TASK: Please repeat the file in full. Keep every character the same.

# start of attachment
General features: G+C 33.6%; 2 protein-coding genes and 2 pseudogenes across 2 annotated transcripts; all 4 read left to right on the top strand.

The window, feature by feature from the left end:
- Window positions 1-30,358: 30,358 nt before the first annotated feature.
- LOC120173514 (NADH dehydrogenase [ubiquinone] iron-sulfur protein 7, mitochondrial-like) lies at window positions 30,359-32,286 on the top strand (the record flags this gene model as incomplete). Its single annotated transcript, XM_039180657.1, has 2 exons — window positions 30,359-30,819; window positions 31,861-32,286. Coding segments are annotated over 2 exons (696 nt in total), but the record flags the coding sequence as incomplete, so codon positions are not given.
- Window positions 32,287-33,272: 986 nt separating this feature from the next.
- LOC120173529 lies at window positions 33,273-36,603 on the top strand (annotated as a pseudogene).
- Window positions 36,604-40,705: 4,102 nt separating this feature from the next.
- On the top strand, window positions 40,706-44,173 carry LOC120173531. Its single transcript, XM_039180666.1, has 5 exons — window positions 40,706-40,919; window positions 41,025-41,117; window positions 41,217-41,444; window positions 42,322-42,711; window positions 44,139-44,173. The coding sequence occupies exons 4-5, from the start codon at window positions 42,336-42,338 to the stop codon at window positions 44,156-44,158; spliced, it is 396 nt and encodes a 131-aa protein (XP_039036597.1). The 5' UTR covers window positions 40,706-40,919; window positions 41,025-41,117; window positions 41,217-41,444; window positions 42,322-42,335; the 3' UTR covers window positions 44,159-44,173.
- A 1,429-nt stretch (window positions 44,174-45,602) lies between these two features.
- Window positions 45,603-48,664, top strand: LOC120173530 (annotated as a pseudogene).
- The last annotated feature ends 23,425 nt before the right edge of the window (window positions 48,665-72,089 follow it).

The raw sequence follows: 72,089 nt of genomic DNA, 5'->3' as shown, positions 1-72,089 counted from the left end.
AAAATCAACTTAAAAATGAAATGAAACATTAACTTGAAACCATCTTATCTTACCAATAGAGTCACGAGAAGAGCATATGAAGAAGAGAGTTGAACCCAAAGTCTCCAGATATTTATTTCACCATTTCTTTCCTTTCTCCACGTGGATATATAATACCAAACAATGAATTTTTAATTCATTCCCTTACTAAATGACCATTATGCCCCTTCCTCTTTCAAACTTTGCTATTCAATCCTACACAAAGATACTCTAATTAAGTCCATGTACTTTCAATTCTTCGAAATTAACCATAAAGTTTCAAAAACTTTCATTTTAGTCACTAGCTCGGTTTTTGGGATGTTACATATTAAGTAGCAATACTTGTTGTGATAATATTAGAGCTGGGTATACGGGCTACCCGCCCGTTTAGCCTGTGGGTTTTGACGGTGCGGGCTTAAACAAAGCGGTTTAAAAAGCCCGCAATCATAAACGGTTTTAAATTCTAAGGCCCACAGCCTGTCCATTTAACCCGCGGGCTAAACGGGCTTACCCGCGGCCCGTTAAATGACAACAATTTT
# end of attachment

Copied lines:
General features: G+C 33.6%; 2 protein-coding genes and 2 pseudogenes across 2 annotated transcripts; all 4 read left to right on the top strand.

The window, feature by feature from the left end:
- Window positions 1-30,358: 30,358 nt before the first annotated feature.
- LOC120173514 (NADH dehydrogenase [ubiquinone] iron-sulfur protein 7, mitochondrial-like) lies at window positions 30,359-32,286 on the top strand (the record flags this gene model as incomplete). Its single annotated transcript, XM_039180657.1, has 2 exons — window positions 30,359-30,819; window positions 31,861-32,286. Coding segments are annotated over 2 exons (696 nt in total), but the record flags the coding sequence as incomplete, so codon positions are not given.
- Window positions 32,287-33,272: 986 nt separating this feature from the next.
- LOC120173529 lies at window positions 33,273-36,603 on the top strand (annotated as a pseudogene).
- Window positions 36,604-40,705: 4,102 nt separating this feature from the next.
- On the top strand, window positions 40,706-44,173 carry LOC120173531. Its single transcript, XM_039180666.1, has 5 exons — window positions 40,706-40,919; window positions 41,025-41,117; window positions 41,217-41,444; window positions 42,322-42,711; window positions 44,139-44,173. The coding sequence occupies exons 4-5, from the start codon at window positions 42,336-42,338 to the stop codon at window positions 44,156-44,158; spliced, it is 396 nt and encodes a 131-aa protein (XP_039036597.1). The 5' UTR covers window positions 40,706-40,919; window positions 41,025-41,117; window positions 41,217-41,444; window positions 42,322-42,335; the 3' UTR covers window positions 44,159-44,173.
- A 1,429-nt stretch (window positions 44,174-45,602) lies between these two features.
- Window positions 45,603-48,664, top strand: LOC120173530 (annotated as a pseudogene).
- The last annotated feature ends 23,425 nt before the right edge of the window (window positions 48,665-72,089 follow it).

The raw sequence follows: 72,089 nt of genomic DNA, 5'->3' as shown, positions 1-72,089 counted from the left end.
AAAATCAACTTAAAAATGAAATGAAACATTAACTTGAAACCATCTTATCTTACCAATAGAGTCACGAGAAGAGCATATGAAGAAGAGAGTTGAACCCAAAGTCTCCAGATATTTATTTCACCATTTCTTTCCTTTCTCCACGTGGATATATAATACCAAACAATGAATTTTTAATTCATTCCCTTACTAAATGACCATTATGCCCCTTCCTCTTTCAAACTTTGCTATTCAATCCTACACAAAGATACTCTAATTAAGTCCATGTACTTTCAATTCTTCGAAATTAACCATAAAGTTTCAAAAACTTTCATTTTAGTCACTAGCTCGGTTTTTGGGATGTTACATATTAAGTAGCAATACTTGTTGTGATAATATTAGAGCTGGGTATACGGGCTACCCGCCCGTTTAGCCTGTGGGTTTTGACGGTGCGGGCTTAAACAAAGCGGTTTAAAAAGCCCGCAATCATAAACGGTTTTAAATTCTAAGGCCCACAGCCTGTCCATTTAACCCGCGGGCTAAACGGGCTTACCCGCGGCCCGTTAAATGACAACAATTTT